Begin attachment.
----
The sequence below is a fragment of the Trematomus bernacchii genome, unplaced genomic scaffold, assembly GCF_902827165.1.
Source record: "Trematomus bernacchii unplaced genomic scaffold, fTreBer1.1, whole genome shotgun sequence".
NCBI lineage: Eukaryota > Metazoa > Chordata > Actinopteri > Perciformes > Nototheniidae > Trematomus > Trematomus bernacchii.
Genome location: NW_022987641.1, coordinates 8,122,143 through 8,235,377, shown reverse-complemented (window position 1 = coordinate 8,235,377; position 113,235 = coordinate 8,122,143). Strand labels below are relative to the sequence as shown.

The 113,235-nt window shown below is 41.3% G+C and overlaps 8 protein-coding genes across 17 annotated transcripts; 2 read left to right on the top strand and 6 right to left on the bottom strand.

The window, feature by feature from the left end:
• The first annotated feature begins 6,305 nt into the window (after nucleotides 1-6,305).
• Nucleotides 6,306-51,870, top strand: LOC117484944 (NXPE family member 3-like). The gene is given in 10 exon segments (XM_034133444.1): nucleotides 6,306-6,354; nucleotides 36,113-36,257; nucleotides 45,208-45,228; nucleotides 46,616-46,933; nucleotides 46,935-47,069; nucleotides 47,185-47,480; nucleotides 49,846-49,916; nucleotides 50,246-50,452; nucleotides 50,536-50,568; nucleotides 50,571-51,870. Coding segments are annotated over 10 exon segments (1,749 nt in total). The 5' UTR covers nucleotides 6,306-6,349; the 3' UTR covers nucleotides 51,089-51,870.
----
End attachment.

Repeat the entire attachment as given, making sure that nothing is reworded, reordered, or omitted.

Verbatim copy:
The sequence below is a fragment of the Trematomus bernacchii genome, unplaced genomic scaffold, assembly GCF_902827165.1.
Source record: "Trematomus bernacchii unplaced genomic scaffold, fTreBer1.1, whole genome shotgun sequence".
NCBI lineage: Eukaryota > Metazoa > Chordata > Actinopteri > Perciformes > Nototheniidae > Trematomus > Trematomus bernacchii.
Genome location: NW_022987641.1, coordinates 8,122,143 through 8,235,377, shown reverse-complemented (window position 1 = coordinate 8,235,377; position 113,235 = coordinate 8,122,143). Strand labels below are relative to the sequence as shown.

The 113,235-nt window shown below is 41.3% G+C and overlaps 8 protein-coding genes across 17 annotated transcripts; 2 read left to right on the top strand and 6 right to left on the bottom strand.

The window, feature by feature from the left end:
• The first annotated feature begins 6,305 nt into the window (after nucleotides 1-6,305).
• Nucleotides 6,306-51,870, top strand: LOC117484944 (NXPE family member 3-like). The gene is given in 10 exon segments (XM_034133444.1): nucleotides 6,306-6,354; nucleotides 36,113-36,257; nucleotides 45,208-45,228; nucleotides 46,616-46,933; nucleotides 46,935-47,069; nucleotides 47,185-47,480; nucleotides 49,846-49,916; nucleotides 50,246-50,452; nucleotides 50,536-50,568; nucleotides 50,571-51,870. Coding segments are annotated over 10 exon segments (1,749 nt in total). The 5' UTR covers nucleotides 6,306-6,349; the 3' UTR covers nucleotides 51,089-51,870.